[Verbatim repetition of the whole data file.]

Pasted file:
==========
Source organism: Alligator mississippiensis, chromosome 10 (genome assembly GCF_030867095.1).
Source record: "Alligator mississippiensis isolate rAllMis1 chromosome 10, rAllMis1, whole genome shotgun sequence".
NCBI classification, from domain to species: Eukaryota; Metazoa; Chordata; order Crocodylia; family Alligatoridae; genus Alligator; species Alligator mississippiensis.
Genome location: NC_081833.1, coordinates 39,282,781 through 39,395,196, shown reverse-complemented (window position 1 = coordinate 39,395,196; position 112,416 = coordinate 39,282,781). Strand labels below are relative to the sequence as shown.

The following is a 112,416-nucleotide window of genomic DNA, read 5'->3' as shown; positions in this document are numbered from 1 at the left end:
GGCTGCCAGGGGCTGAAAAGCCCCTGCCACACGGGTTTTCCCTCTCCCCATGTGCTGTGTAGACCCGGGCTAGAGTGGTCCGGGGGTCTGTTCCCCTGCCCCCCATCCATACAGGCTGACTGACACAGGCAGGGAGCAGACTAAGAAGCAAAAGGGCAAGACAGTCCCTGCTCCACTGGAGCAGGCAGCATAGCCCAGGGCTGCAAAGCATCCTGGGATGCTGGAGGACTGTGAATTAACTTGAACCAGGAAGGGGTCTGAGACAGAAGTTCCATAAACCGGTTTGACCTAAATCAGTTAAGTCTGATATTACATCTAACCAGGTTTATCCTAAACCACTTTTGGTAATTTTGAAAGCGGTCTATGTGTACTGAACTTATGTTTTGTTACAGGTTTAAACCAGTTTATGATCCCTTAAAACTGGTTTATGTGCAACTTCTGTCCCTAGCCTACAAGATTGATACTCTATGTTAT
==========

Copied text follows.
Source organism: Alligator mississippiensis, chromosome 10 (genome assembly GCF_030867095.1).
Source record: "Alligator mississippiensis isolate rAllMis1 chromosome 10, rAllMis1, whole genome shotgun sequence".
NCBI classification, from domain to species: Eukaryota; Metazoa; Chordata; order Crocodylia; family Alligatoridae; genus Alligator; species Alligator mississippiensis.
Genome location: NC_081833.1, coordinates 39,282,781 through 39,395,196, shown reverse-complemented (window position 1 = coordinate 39,395,196; position 112,416 = coordinate 39,282,781). Strand labels below are relative to the sequence as shown.

The following is a 112,416-nucleotide window of genomic DNA, read 5'->3' as shown; positions in this document are numbered from 1 at the left end:
GGCTGCCAGGGGCTGAAAAGCCCCTGCCACACGGGTTTTCCCTCTCCCCATGTGCTGTGTAGACCCGGGCTAGAGTGGTCCGGGGGTCTGTTCCCCTGCCCCCCATCCATACAGGCTGACTGACACAGGCAGGGAGCAGACTAAGAAGCAAAAGGGCAAGACAGTCCCTGCTCCACTGGAGCAGGCAGCATAGCCCAGGGCTGCAAAGCATCCTGGGATGCTGGAGGACTGTGAATTAACTTGAACCAGGAAGGGGTCTGAGACAGAAGTTCCATAAACCGGTTTGACCTAAATCAGTTAAGTCTGATATTACATCTAACCAGGTTTATCCTAAACCACTTTTGGTAATTTTGAAAGCGGTCTATGTGTACTGAACTTATGTTTTGTTACAGGTTTAAACCAGTTTATGATCCCTTAAAACTGGTTTATGTGCAACTTCTGTCCCTAGCCTACAAGATTGATACTCTATGTTAT